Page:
The Effect of Different Vegetable Oils on Cedar Wood Surface Energy: Theoretical and Experimental Fungal Adhesion
Int J Biomater. 2022 Jan 13;2022:9923079. doi: 10.1155/2022/9923079. eCollection 2022.
Despite having been used for ages to preserve wood against several effects (biological attack and moisture effects) that cause its degradation, the effect of vegetable oils on the cedar wood physicochemical properties is poorly known. Thus, in this study, the hydrophobicity, electron-acceptor (γ +), and electron-donor (γ –) properties of cedar wood before and after treatment with vegetable oils have been determined using contact angle measurement. The cedar wood has kept its hydrophobic character after treatment with the different vegetable oils. It has become more hydrophobic quantitatively with values of surface energy ranged from -25.84 to -43.45 mJ/m2 and more electron donors compared to the untreated sample. Moreover, the adhesion of four fungal strains (Penicillium commune (PDLd”), Thielavia hyalocarpa, Penicillium commune (PDLd10), and Aspergillus niger) on untreated and treated cedar wood was examined theoretically and experimentally. For untreated wood, the experimental adhesion showed a positive relationship with the results obtained by the extended Derjaguin-Landau-Verwey-Overbeek (XDLVO) approach which found that all fungal strains could adhere strongly to the cedar wood material. In contrast, this relationship was not always positive after treatment. The Environmental Scanning Electron Microscopy (ESEM) has shown that P. commune (PDLd10) and A. niger were found unable to adhere to the wood surface after treatment with sunflower and rapeseed oils. In addition, the results showed that the four fungal strains’ adhesion was decreased with olive and linseed oils treatment except that of P. commune (PDLd10) treated with linseed oil.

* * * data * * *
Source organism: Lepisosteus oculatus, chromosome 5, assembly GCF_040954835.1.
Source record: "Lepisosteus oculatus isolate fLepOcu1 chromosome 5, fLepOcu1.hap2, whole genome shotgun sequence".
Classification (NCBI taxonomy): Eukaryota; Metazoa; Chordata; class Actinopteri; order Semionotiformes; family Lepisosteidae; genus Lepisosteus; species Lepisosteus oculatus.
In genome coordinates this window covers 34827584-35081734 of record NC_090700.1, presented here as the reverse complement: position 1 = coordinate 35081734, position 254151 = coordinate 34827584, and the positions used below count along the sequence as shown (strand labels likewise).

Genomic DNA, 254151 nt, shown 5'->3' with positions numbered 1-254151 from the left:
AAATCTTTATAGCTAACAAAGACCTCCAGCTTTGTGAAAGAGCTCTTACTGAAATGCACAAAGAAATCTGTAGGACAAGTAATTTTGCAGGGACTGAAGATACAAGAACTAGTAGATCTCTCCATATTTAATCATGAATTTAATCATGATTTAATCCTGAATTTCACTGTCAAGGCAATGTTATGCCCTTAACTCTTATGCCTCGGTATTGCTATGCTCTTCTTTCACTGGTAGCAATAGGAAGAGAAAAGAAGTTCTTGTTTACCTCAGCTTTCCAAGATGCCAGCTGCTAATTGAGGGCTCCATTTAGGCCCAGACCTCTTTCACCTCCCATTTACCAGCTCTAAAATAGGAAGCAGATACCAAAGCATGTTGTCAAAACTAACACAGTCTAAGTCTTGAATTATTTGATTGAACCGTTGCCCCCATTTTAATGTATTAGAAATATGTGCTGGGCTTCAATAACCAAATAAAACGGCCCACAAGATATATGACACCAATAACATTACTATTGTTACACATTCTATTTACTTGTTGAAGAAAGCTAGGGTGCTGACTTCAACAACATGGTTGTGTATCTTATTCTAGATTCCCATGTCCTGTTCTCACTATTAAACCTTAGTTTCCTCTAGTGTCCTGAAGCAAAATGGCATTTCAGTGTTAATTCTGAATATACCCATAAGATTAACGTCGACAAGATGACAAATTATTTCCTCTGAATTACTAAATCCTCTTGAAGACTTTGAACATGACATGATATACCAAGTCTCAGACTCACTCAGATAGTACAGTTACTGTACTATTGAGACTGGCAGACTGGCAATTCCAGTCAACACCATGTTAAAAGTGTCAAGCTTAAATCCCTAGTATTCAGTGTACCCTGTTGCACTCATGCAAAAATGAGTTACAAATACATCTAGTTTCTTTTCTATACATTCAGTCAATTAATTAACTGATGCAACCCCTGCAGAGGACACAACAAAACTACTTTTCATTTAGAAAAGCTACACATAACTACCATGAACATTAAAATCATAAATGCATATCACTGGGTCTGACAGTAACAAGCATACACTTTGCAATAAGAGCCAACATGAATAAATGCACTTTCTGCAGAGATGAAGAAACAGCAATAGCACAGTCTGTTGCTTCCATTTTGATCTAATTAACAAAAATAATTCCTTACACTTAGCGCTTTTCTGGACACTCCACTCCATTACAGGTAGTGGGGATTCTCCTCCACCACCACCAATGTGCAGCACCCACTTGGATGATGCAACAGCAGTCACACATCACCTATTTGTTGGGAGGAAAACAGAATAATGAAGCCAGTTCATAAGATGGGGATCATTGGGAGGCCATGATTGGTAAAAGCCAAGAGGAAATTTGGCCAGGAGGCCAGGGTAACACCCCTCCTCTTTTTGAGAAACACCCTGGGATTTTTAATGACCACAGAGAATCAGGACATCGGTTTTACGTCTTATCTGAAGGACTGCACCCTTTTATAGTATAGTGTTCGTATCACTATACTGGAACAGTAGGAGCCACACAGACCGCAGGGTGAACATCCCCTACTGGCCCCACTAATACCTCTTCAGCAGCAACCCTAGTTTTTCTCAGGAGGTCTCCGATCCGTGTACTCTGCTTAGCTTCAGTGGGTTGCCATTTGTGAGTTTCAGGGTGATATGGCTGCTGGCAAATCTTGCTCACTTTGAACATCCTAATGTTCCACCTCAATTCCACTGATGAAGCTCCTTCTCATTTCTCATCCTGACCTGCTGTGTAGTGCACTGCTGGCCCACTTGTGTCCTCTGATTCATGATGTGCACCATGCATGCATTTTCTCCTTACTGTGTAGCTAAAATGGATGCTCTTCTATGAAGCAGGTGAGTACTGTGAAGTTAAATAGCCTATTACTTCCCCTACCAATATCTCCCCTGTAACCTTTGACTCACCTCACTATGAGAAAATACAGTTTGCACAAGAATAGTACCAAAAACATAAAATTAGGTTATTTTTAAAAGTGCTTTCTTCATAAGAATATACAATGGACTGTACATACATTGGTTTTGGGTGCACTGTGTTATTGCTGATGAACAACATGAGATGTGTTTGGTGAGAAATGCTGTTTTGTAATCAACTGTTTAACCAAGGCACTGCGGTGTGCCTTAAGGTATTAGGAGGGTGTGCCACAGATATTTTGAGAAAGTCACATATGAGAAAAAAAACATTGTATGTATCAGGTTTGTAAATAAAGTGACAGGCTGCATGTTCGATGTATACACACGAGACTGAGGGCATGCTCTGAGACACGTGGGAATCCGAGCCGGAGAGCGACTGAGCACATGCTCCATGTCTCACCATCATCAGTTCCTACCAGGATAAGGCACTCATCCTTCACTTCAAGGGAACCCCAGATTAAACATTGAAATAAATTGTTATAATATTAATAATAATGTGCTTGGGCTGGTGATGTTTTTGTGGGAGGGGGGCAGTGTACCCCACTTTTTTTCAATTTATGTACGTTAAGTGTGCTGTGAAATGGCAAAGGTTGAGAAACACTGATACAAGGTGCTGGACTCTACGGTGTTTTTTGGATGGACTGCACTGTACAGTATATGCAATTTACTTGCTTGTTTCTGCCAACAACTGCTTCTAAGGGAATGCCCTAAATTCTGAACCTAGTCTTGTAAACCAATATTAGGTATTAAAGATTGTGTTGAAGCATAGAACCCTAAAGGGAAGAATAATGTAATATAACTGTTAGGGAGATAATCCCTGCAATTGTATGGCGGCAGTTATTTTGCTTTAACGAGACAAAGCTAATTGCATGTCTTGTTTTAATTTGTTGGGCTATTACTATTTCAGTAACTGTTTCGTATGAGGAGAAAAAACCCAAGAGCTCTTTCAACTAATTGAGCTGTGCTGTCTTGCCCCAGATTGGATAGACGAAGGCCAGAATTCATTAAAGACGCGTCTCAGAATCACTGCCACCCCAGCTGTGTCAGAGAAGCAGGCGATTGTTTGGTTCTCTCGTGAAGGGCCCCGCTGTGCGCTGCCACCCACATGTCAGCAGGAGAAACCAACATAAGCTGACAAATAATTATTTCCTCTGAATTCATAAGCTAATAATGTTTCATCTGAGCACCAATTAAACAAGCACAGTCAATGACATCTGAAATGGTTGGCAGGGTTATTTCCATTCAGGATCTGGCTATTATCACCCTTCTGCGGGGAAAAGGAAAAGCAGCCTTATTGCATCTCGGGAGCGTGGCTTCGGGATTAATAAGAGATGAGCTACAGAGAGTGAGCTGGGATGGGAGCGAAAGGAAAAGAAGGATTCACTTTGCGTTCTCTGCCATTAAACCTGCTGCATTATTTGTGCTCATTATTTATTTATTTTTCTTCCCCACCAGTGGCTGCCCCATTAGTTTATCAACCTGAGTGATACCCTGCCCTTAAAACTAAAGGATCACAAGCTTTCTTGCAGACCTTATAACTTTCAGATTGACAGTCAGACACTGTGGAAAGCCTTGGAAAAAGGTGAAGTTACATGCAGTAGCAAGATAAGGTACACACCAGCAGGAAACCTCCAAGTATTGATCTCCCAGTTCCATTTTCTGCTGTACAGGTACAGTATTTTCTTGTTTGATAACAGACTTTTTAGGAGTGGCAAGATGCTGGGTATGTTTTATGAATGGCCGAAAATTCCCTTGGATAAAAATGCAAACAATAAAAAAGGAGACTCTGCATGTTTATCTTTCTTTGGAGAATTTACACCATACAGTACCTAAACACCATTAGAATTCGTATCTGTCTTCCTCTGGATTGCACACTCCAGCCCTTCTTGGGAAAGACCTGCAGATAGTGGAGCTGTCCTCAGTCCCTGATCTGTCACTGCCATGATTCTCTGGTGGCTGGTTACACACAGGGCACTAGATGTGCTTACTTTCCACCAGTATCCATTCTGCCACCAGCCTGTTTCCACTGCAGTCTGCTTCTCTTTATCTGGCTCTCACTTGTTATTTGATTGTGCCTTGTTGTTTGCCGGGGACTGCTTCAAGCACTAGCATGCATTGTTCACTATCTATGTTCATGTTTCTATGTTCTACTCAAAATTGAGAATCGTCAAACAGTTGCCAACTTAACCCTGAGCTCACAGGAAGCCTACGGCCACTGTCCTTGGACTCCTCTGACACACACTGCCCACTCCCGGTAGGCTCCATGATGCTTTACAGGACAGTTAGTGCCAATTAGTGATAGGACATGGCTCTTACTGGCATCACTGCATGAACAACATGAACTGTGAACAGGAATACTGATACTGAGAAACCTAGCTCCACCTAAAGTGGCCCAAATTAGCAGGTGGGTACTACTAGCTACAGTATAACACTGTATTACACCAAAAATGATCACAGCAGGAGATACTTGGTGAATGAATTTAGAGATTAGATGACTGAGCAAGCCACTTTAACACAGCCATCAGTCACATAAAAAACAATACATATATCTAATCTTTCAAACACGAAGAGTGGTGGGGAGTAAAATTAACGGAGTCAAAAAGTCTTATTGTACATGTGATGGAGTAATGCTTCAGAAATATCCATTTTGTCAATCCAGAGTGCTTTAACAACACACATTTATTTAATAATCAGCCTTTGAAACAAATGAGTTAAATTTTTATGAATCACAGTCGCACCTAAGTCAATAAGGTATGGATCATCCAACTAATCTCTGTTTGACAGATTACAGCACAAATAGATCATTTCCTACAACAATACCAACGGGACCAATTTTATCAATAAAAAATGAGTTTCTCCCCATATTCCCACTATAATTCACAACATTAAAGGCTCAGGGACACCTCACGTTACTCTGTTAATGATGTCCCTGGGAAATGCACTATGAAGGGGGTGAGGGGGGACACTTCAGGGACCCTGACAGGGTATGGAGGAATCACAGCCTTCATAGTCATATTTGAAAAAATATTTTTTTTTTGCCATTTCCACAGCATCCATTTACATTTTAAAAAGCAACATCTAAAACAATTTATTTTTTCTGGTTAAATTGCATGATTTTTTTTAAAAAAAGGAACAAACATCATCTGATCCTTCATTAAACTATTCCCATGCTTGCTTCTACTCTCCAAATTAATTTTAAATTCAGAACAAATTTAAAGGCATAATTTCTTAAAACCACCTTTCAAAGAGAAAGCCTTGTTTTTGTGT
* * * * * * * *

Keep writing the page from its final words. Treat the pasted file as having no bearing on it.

PMID:35069743 | PMC:PMC8776454 | DOI:10.1155/2022/9923079